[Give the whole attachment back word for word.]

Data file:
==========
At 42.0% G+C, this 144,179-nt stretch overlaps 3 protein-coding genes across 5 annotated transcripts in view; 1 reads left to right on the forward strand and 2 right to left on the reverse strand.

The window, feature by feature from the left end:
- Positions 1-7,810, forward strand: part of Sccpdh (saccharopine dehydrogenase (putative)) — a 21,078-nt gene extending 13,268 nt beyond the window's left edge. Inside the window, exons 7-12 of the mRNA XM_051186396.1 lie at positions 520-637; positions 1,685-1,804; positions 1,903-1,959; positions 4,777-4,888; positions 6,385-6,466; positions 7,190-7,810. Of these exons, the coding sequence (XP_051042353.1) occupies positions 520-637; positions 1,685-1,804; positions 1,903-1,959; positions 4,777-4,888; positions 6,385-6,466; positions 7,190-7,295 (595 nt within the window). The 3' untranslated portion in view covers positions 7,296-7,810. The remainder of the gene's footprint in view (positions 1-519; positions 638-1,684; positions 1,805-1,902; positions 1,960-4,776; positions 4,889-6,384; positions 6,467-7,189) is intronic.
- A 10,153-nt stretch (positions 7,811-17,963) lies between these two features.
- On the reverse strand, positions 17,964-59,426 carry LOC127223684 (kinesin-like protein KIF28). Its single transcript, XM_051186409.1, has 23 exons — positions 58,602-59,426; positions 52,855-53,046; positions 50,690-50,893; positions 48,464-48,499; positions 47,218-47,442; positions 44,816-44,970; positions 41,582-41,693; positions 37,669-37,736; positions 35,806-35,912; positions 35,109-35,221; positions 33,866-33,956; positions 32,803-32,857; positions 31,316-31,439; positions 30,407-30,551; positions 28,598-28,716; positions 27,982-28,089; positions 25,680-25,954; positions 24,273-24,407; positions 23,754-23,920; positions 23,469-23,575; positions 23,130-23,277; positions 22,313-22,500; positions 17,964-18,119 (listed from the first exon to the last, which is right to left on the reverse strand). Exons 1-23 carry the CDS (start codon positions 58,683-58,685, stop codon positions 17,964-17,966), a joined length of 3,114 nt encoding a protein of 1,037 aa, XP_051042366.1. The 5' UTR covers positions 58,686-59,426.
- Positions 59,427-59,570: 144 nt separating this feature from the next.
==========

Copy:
At 42.0% G+C, this 144,179-nt stretch overlaps 3 protein-coding genes across 5 annotated transcripts in view; 1 reads left to right on the forward strand and 2 right to left on the reverse strand.

The window, feature by feature from the left end:
- Positions 1-7,810, forward strand: part of Sccpdh (saccharopine dehydrogenase (putative)) — a 21,078-nt gene extending 13,268 nt beyond the window's left edge. Inside the window, exons 7-12 of the mRNA XM_051186396.1 lie at positions 520-637; positions 1,685-1,804; positions 1,903-1,959; positions 4,777-4,888; positions 6,385-6,466; positions 7,190-7,810. Of these exons, the coding sequence (XP_051042353.1) occupies positions 520-637; positions 1,685-1,804; positions 1,903-1,959; positions 4,777-4,888; positions 6,385-6,466; positions 7,190-7,295 (595 nt within the window). The 3' untranslated portion in view covers positions 7,296-7,810. The remainder of the gene's footprint in view (positions 1-519; positions 638-1,684; positions 1,805-1,902; positions 1,960-4,776; positions 4,889-6,384; positions 6,467-7,189) is intronic.
- A 10,153-nt stretch (positions 7,811-17,963) lies between these two features.
- On the reverse strand, positions 17,964-59,426 carry LOC127223684 (kinesin-like protein KIF28). Its single transcript, XM_051186409.1, has 23 exons — positions 58,602-59,426; positions 52,855-53,046; positions 50,690-50,893; positions 48,464-48,499; positions 47,218-47,442; positions 44,816-44,970; positions 41,582-41,693; positions 37,669-37,736; positions 35,806-35,912; positions 35,109-35,221; positions 33,866-33,956; positions 32,803-32,857; positions 31,316-31,439; positions 30,407-30,551; positions 28,598-28,716; positions 27,982-28,089; positions 25,680-25,954; positions 24,273-24,407; positions 23,754-23,920; positions 23,469-23,575; positions 23,130-23,277; positions 22,313-22,500; positions 17,964-18,119 (listed from the first exon to the last, which is right to left on the reverse strand). Exons 1-23 carry the CDS (start codon positions 58,683-58,685, stop codon positions 17,964-17,966), a joined length of 3,114 nt encoding a protein of 1,037 aa, XP_051042366.1. The 5' UTR covers positions 58,686-59,426.
- Positions 59,427-59,570: 144 nt separating this feature from the next.